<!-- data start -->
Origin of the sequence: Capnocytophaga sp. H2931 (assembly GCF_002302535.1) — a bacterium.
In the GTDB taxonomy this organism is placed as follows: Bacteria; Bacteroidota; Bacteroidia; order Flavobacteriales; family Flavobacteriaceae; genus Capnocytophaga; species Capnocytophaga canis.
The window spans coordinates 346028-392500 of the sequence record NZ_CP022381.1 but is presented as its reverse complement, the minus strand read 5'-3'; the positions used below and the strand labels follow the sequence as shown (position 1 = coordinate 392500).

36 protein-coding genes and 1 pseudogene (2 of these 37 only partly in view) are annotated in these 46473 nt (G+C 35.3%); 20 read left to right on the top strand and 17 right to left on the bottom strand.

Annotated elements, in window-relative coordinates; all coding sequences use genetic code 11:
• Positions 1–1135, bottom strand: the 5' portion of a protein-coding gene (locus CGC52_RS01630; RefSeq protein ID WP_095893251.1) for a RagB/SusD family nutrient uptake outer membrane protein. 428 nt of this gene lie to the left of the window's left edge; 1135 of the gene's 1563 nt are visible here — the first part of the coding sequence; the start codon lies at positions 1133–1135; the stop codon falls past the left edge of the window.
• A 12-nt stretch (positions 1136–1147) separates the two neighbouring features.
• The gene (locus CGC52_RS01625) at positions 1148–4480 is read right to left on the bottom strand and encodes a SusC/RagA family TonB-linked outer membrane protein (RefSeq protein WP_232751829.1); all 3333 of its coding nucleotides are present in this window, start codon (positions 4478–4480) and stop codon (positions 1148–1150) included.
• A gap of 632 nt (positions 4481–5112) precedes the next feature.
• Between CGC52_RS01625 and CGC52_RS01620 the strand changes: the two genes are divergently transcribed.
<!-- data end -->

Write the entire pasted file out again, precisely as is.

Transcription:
Origin of the sequence: Capnocytophaga sp. H2931 (assembly GCF_002302535.1) — a bacterium.
In the GTDB taxonomy this organism is placed as follows: Bacteria; Bacteroidota; Bacteroidia; order Flavobacteriales; family Flavobacteriaceae; genus Capnocytophaga; species Capnocytophaga canis.
The window spans coordinates 346028-392500 of the sequence record NZ_CP022381.1 but is presented as its reverse complement, the minus strand read 5'-3'; the positions used below and the strand labels follow the sequence as shown (position 1 = coordinate 392500).

36 protein-coding genes and 1 pseudogene (2 of these 37 only partly in view) are annotated in these 46473 nt (G+C 35.3%); 20 read left to right on the top strand and 17 right to left on the bottom strand.

Annotated elements, in window-relative coordinates; all coding sequences use genetic code 11:
• Positions 1–1135, bottom strand: the 5' portion of a protein-coding gene (locus CGC52_RS01630; RefSeq protein ID WP_095893251.1) for a RagB/SusD family nutrient uptake outer membrane protein. 428 nt of this gene lie to the left of the window's left edge; 1135 of the gene's 1563 nt are visible here — the first part of the coding sequence; the start codon lies at positions 1133–1135; the stop codon falls past the left edge of the window.
• A 12-nt stretch (positions 1136–1147) separates the two neighbouring features.
• The gene (locus CGC52_RS01625) at positions 1148–4480 is read right to left on the bottom strand and encodes a SusC/RagA family TonB-linked outer membrane protein (RefSeq protein WP_232751829.1); all 3333 of its coding nucleotides are present in this window, start codon (positions 4478–4480) and stop codon (positions 1148–1150) included.
• A gap of 632 nt (positions 4481–5112) precedes the next feature.
• Between CGC52_RS01625 and CGC52_RS01620 the strand changes: the two genes are divergently transcribed.